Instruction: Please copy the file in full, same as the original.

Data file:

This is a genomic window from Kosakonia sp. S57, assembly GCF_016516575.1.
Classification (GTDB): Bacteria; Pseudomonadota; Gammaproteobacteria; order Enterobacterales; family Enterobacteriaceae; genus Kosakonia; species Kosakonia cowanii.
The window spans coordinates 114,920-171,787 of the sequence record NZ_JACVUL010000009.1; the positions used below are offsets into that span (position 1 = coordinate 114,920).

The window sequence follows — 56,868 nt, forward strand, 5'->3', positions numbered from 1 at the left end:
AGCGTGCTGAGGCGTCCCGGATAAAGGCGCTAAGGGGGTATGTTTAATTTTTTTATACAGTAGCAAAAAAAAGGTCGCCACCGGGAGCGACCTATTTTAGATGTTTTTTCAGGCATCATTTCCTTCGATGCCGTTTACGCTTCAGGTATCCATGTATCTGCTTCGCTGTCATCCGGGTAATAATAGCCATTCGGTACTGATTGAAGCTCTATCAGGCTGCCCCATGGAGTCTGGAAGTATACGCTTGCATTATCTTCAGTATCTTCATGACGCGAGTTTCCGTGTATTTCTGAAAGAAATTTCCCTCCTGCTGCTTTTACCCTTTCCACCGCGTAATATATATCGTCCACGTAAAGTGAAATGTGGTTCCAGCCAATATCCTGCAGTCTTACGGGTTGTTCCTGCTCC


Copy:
This is a genomic window from Kosakonia sp. S57, assembly GCF_016516575.1.
Classification (GTDB): Bacteria; Pseudomonadota; Gammaproteobacteria; order Enterobacterales; family Enterobacteriaceae; genus Kosakonia; species Kosakonia cowanii.
The window spans coordinates 114,920-171,787 of the sequence record NZ_JACVUL010000009.1; the positions used below are offsets into that span (position 1 = coordinate 114,920).

The window sequence follows — 56,868 nt, forward strand, 5'->3', positions numbered from 1 at the left end:
AGCGTGCTGAGGCGTCCCGGATAAAGGCGCTAAGGGGGTATGTTTAATTTTTTTATACAGTAGCAAAAAAAAGGTCGCCACCGGGAGCGACCTATTTTAGATGTTTTTTCAGGCATCATTTCCTTCGATGCCGTTTACGCTTCAGGTATCCATGTATCTGCTTCGCTGTCATCCGGGTAATAATAGCCATTCGGTACTGATTGAAGCTCTATCAGGCTGCCCCATGGAGTCTGGAAGTATACGCTTGCATTATCTTCAGTATCTTCATGACGCGAGTTTCCGTGTATTTCTGAAAGAAATTTCCCTCCTGCTGCTTTTACCCTTTCCACCGCGTAATATATATCGTCCACGTAAAGTGAAATGTGGTTCCAGCCAATATCCTGCAGTCTTACGGGTTGTTCCTGCTCC